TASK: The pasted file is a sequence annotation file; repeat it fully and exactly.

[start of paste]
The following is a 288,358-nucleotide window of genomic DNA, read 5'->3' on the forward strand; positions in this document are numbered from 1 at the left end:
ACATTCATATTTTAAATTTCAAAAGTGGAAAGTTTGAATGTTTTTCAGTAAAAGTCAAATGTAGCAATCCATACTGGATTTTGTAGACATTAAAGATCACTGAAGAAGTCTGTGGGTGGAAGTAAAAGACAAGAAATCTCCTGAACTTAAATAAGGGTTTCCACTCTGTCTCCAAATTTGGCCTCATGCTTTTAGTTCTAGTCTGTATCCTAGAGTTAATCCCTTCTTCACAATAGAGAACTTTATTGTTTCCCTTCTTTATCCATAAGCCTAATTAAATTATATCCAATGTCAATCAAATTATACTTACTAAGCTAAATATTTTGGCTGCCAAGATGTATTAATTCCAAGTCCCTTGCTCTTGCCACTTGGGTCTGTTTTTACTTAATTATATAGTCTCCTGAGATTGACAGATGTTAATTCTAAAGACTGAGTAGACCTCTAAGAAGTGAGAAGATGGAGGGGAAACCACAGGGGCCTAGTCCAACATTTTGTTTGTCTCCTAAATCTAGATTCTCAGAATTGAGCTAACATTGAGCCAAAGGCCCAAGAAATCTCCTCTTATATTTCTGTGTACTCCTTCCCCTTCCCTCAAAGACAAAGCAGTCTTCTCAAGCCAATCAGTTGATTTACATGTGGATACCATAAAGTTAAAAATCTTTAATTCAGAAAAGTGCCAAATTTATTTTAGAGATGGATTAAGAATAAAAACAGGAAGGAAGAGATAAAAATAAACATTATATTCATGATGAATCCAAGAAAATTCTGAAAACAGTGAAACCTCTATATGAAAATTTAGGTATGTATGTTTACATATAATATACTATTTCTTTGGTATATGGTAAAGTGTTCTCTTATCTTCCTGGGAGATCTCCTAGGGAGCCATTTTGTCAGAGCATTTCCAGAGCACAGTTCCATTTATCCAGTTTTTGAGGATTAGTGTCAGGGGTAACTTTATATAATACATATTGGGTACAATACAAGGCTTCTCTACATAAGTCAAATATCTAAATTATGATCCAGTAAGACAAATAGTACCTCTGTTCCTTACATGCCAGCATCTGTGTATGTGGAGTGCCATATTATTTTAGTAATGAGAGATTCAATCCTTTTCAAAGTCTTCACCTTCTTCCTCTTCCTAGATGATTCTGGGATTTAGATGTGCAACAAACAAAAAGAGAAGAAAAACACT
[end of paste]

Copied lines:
The following is a 288,358-nucleotide window of genomic DNA, read 5'->3' on the forward strand; positions in this document are numbered from 1 at the left end:
ACATTCATATTTTAAATTTCAAAAGTGGAAAGTTTGAATGTTTTTCAGTAAAAGTCAAATGTAGCAATCCATACTGGATTTTGTAGACATTAAAGATCACTGAAGAAGTCTGTGGGTGGAAGTAAAAGACAAGAAATCTCCTGAACTTAAATAAGGGTTTCCACTCTGTCTCCAAATTTGGCCTCATGCTTTTAGTTCTAGTCTGTATCCTAGAGTTAATCCCTTCTTCACAATAGAGAACTTTATTGTTTCCCTTCTTTATCCATAAGCCTAATTAAATTATATCCAATGTCAATCAAATTATACTTACTAAGCTAAATATTTTGGCTGCCAAGATGTATTAATTCCAAGTCCCTTGCTCTTGCCACTTGGGTCTGTTTTTACTTAATTATATAGTCTCCTGAGATTGACAGATGTTAATTCTAAAGACTGAGTAGACCTCTAAGAAGTGAGAAGATGGAGGGGAAACCACAGGGGCCTAGTCCAACATTTTGTTTGTCTCCTAAATCTAGATTCTCAGAATTGAGCTAACATTGAGCCAAAGGCCCAAGAAATCTCCTCTTATATTTCTGTGTACTCCTTCCCCTTCCCTCAAAGACAAAGCAGTCTTCTCAAGCCAATCAGTTGATTTACATGTGGATACCATAAAGTTAAAAATCTTTAATTCAGAAAAGTGCCAAATTTATTTTAGAGATGGATTAAGAATAAAAACAGGAAGGAAGAGATAAAAATAAACATTATATTCATGATGAATCCAAGAAAATTCTGAAAACAGTGAAACCTCTATATGAAAATTTAGGTATGTATGTTTACATATAATATACTATTTCTTTGGTATATGGTAAAGTGTTCTCTTATCTTCCTGGGAGATCTCCTAGGGAGCCATTTTGTCAGAGCATTTCCAGAGCACAGTTCCATTTATCCAGTTTTTGAGGATTAGTGTCAGGGGTAACTTTATATAATACATATTGGGTACAATACAAGGCTTCTCTACATAAGTCAAATATCTAAATTATGATCCAGTAAGACAAATAGTACCTCTGTTCCTTACATGCCAGCATCTGTGTATGTGGAGTGCCATATTATTTTAGTAATGAGAGATTCAATCCTTTTCAAAGTCTTCACCTTCTTCCTCTTCCTAGATGATTCTGGGATTTAGATGTGCAACAAACAAAAAGAGAAGAAAAACACT